3. You’re Posting Too Often
The inverse of the previous problem is posting too often. The issue here is two-fold. First and most obvious is that if you’re posting a lot, and users see too many of your posts, they might decide to report you for spamming. This is particularly likely to happen if you’re posting very similar content over and over. If three ads for your ebook show up in my feed, I’m at best unfollowing you.
The second and more insidious, invisible issue is that EdgeRank is only going to show a couple of your posts to people at any given time. If you post six times in three days, the average follower is only going to see maybe two of those. The other four might as well be invisible unless they go to visit your page.
You won’t be able to see this in an obvious way, because it’s random which of your posts are shown to whom. This means all six of your posts will have relatively equal reach, just lower reach than if you had posted, say, four times in the same time span.
4. You’re Not Offering Incentives
What reason do people have to engage with your posts? You need to find something, and it’s not going to be out of the goodness of their hearts. Most people don’t understand how Facebook works and don’t know that engagement is a good thing for you.
The first option is to provide value in your content. The tricky part here is that most people don’t think of that as tangible value. The value you give to them via your blog is a given. They expect it.
The second option is to run promotions. Coupon codes, exclusive sales, and other forms of value that they can get when they shop with you are generally pretty great. The idea isn’t necessarily to offer a great deal; it’s to prove that you offer exclusive deals, so people follow you and engage with you so they can be sure they see them.
A related option is to run contests, which have value but force the user to jump through some hoops to get it. Generally the people who enter contests are going to be your most engaged users, but will be a smaller subset of your users than the people who redeem promotions.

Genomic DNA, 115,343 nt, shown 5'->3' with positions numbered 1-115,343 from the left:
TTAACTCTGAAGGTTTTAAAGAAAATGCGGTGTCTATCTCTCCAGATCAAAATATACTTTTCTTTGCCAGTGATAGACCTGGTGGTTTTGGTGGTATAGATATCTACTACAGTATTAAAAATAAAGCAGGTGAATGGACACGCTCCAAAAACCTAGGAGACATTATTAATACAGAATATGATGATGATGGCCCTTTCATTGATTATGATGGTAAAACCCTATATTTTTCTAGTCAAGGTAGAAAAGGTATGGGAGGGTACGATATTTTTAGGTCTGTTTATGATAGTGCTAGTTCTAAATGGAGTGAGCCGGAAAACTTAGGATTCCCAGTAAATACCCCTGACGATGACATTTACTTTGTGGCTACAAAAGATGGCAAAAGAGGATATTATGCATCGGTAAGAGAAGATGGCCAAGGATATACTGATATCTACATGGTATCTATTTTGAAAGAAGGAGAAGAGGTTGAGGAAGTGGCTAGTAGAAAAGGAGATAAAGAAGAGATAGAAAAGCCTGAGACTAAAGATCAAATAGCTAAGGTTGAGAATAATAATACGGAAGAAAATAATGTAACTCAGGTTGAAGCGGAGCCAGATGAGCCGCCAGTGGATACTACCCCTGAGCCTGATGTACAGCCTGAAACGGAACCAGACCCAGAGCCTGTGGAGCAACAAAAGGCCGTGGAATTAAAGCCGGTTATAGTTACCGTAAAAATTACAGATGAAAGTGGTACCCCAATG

5. Your Posts are Technically or Creatively Lacking
Is your content boring? Well, I’m sure you’re going to say it’s not, but your users will be the judge of that. Bland, basic content, statistics with no analysis, walls of words, plain text posts; these are all types of content your users just don’t care to see.
On the technical side of things, you need to make sure your posts work. Don’t use internet chatspeak or abbreviations. Heck, avoid acronyms unless you’re certain users know what they mean. Avoid using hashtags unless they’re a funny punchline, and avoid all typos as much as you can. Even a simple post can have a typo slip in and go unnoticed, and it hurts your credibility.
6. You Don’t Foster Engagement
Posting content that attracts engagement is one thing, but if people leave comments and questions, and they never get answers, they’re going to lose faith in the entire concept. Why would they want to post when they can be pretty sure that you’re not reading a word they say?
In general, you will get a few types of comments. Here’s how to respond to each of them.
- Spam. Delete these and, if the user is following you, block and report them.
- Basic “thanks” comments. Safe to ignore, though the occasional you’re welcome can be nice.
- Insightful comments. These are the start of conversations and require some thought to reply to, but can foster great user engagement as people respond to you and the commenter.
- Angry comments. These tend to be berating or insulting. If they have a valid complaint, go through customer service to get it worked out. If they’re just angry, feel free to remove their posts.